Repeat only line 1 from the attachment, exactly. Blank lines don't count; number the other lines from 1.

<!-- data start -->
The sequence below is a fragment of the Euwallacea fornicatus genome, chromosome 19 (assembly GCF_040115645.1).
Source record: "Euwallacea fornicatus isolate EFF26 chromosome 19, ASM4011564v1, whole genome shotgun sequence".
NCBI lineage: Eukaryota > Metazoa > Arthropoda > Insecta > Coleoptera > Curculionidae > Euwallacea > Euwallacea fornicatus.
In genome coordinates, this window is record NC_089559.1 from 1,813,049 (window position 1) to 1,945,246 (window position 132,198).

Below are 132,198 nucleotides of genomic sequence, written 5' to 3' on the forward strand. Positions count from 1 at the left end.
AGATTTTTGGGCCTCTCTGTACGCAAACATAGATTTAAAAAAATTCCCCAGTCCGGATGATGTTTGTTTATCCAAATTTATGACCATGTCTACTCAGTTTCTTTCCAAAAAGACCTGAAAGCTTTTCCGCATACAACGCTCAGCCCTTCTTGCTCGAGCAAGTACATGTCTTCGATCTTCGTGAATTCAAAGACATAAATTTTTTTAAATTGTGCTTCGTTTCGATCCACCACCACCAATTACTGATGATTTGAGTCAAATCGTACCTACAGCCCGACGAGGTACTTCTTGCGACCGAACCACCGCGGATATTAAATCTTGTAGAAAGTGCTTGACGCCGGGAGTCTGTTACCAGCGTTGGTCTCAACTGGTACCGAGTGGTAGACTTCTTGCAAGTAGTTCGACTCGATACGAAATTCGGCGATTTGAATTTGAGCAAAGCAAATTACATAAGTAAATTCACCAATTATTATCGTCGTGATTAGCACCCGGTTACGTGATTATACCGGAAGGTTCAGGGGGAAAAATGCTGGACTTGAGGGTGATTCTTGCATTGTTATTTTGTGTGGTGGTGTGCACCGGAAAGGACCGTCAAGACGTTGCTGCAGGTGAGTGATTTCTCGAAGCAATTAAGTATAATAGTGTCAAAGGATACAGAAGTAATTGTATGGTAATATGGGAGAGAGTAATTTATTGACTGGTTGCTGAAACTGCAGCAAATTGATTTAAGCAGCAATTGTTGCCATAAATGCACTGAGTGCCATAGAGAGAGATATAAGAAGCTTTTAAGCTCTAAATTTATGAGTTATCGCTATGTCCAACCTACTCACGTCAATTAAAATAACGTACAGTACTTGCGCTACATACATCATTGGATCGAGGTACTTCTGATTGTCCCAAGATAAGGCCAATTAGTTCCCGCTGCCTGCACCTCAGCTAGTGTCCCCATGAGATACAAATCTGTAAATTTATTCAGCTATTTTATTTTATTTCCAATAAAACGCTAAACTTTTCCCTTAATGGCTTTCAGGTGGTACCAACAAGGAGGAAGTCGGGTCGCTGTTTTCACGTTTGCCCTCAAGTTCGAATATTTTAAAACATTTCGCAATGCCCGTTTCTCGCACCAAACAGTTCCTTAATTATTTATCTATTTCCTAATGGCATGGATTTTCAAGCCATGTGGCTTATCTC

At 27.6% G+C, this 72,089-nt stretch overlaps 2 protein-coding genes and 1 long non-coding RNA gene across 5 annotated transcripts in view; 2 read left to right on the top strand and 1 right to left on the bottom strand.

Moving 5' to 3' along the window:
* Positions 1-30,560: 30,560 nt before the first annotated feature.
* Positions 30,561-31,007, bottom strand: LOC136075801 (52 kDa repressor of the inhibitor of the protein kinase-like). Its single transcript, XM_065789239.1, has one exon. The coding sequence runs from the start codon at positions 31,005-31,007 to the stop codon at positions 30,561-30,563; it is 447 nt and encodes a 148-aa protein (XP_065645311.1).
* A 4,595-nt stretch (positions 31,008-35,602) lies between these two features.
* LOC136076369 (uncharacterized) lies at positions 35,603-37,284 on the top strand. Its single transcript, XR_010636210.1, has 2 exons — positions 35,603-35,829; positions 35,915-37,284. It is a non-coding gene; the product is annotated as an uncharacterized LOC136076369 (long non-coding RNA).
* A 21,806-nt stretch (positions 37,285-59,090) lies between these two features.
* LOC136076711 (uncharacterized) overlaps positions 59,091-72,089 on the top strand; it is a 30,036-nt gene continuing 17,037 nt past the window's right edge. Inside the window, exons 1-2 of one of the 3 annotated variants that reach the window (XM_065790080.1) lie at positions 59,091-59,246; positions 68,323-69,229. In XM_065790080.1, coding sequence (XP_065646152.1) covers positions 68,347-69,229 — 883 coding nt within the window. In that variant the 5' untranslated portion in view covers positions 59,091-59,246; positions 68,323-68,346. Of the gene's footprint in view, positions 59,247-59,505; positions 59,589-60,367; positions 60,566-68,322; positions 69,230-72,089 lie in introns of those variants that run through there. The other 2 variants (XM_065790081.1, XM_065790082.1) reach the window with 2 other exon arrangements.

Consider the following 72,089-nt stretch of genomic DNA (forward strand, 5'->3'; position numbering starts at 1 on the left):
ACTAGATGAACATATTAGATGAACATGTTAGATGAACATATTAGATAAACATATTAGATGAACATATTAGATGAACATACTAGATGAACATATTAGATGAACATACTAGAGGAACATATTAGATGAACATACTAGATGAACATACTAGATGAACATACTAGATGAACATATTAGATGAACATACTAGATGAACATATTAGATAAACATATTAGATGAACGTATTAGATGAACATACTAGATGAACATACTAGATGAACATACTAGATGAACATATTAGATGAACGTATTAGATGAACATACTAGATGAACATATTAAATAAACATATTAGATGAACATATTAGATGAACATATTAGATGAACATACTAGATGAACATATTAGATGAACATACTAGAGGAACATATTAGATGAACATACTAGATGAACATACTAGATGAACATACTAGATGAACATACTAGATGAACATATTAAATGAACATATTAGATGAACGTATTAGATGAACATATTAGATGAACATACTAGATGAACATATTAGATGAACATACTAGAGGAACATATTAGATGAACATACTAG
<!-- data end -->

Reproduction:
The sequence below is a fragment of the Euwallacea fornicatus genome, chromosome 19 (assembly GCF_040115645.1).